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Fastest Tool to clear yellowed Thorium lenses
Old 02-15-2011   #1
fates
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Fastest Tool to clear yellowed Thorium lenses

Hi all, just wanted to share the absolute fastest way I have found to clear up the yellowing of lenses due to rare earth content. I've cleaned up several Takumars and now a 50/2 Wetzlar rigid 'Cron with this lamp. After witnessing the speed in which it just cleaned up this Leica beauty from 1970, I was compelled to share this technique. For whatever reasons, it is able to clear up the yellowing of lens FAST. Like in all of 24 hours. Not a week of sitting in the windowsill trying to harness the sun.


So here's the secret tool.


The JANSJΦ work lamp from Ikea. Item number 101.287.34
It's an LED unit, but evidently puts out a highly focused beam of UV light that you can bend down right into the barrel of your lens. Seriously this thing works awesome. I've tried other UV bulbs to some good results but still those take days to undo the yellowing of decades of the radioactive breakdown. This lamp will cure it overnight. 2 nights, and you're back to like new.


Hope this is helpful to someone... other than Ikea's lamp sales.


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Old 02-16-2011   #2
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Sorry, but for the life of me I can't understand why people would want to destroy the yellow coating on these lenses.

Yes, they are slightly radioactive, but they aren't about to produce three headed fish or make you glow in the dark. They are also totally unique in belonging to a time and place, and this is of value to many people. Also, the yellow itself adds a certain unique dimensionality to the image.

If you don't want the yellow, buy some other lens, but why destroy the rare existing ones?
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Old 02-16-2011   #3
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I thought this was the fastest way: http://web.aanet.com.au/bayling/repair.html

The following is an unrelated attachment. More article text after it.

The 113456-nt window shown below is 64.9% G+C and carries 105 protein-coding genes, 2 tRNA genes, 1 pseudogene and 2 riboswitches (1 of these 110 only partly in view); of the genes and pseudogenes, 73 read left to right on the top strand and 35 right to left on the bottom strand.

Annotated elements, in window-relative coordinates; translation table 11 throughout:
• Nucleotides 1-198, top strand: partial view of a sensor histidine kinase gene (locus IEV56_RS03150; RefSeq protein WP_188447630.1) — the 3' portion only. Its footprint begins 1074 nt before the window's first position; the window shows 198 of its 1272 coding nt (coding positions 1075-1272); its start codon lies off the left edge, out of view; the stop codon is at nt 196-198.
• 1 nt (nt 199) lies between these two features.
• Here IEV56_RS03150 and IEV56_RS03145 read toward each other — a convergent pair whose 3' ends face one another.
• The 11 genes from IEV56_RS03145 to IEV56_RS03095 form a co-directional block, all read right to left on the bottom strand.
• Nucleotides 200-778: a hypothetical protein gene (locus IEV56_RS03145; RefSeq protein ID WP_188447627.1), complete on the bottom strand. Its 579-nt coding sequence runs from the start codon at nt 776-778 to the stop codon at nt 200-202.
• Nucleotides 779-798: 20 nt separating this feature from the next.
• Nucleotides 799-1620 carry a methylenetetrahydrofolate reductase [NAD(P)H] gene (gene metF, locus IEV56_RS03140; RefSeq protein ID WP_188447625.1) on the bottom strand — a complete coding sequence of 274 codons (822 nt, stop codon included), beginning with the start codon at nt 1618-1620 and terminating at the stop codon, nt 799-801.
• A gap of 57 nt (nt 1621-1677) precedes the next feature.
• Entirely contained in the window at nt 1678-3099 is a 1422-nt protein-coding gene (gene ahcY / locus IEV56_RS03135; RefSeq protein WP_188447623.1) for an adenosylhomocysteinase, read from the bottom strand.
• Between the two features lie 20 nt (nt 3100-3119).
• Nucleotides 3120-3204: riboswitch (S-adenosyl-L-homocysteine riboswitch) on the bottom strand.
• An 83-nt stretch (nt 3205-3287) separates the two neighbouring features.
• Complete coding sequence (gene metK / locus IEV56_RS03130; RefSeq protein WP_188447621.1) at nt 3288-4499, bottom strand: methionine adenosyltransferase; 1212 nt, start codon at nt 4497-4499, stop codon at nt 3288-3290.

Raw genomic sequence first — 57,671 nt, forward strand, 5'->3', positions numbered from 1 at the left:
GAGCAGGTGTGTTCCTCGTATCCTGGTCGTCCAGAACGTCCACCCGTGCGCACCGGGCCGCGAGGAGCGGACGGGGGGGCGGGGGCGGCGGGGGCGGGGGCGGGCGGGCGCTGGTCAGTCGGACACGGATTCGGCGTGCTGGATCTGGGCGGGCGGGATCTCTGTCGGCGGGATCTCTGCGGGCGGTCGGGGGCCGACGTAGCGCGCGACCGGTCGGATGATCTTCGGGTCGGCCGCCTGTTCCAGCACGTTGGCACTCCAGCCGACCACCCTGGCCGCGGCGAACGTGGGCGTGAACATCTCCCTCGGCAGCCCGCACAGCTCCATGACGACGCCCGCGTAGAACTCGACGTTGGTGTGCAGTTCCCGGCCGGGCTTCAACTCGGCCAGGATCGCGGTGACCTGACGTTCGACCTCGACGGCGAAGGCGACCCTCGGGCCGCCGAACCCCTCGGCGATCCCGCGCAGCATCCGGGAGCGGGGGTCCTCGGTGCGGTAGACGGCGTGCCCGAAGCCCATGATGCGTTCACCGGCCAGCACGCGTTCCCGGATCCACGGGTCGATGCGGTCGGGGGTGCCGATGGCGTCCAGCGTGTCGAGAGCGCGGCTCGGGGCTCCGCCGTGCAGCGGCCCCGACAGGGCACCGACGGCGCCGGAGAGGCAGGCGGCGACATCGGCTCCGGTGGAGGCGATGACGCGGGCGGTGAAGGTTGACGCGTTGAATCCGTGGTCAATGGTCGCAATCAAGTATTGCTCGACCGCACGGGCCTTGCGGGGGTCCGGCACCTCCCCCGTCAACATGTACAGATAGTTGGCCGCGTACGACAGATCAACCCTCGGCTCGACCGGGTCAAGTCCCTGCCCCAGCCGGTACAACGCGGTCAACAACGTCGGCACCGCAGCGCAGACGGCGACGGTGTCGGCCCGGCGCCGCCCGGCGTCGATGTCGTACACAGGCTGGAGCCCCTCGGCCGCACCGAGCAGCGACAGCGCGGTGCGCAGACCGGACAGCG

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Old 02-16-2011   #4
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Quote:
Originally Posted by phil.wright View Post
Sorry, but for the life of me I can't understand why people would want to destroy the yellow coating on these lenses.

Yes, they are slightly radioactive, but they aren't about to produce three headed fish or make you glow in the dark. They are also totally unique in belonging to a time and place, and this is of value to many people. Also, the yellow itself adds a certain unique dimensionality to the image.

If you don't want the yellow, buy some other lens, but why destroy the rare existing ones?

The Yellowing of the glass is from radiation damage from the radioactive Thorium. It was not made into the glass, and is not a yellow coating. The lens performs much more naturally with it gone.

the IDIOT that smashed the thorium lens- let's hope he did not ingest any of the particles as it will destroy your stomach lining.
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Old 02-16-2011   #5
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The Rigid Summicron does not use Thorium. The early Collapsible Summicrons, serial number under "About" 1050000 use it, and i have three of them.

The yellowing in a Rigid Summicron is from the Canadian Balsam turning yellow with time. I have never tried bleaching it out, please report the results with it.
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Old 02-16-2011   #6
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OK Brian I stand somewhat corrected about it not being a coating, yet the yellowing DOES give unique properties - if you want a lens to perform naturally, why buy an interesting lens like this and then take away the very thing that makes it interesting?
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Old 02-16-2011   #7
Brian Sweeney
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Have you ever used a Collapsible Summicron AFTER it has been bleached clear?

If you shoot just black and white, it is like having a yellow filter attached. So- you can always put a yellow filter on a lens and get the same result.

You have to bleach out the Thoriated Glass to get the filter off. It is well worth it, and you can always use a yellow filter for B&W.

I should add- I have one at Focalpoint now for polishing and getting a new front coating. It was opaque when I traded for it. A second was picked up in a trade for a Summitar and cash, because the owner wanted to shoot color. Picked up the third on a Leica IIIf, probably been on it since 1952.

For interesting: it is the low dispersion qualities of thoriated glass that make the lens interesting, at least to me. Not the radiation damage.

Last edited by Brian Sweeney : 02-16-2011 at 02:45.
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Old 02-16-2011   #8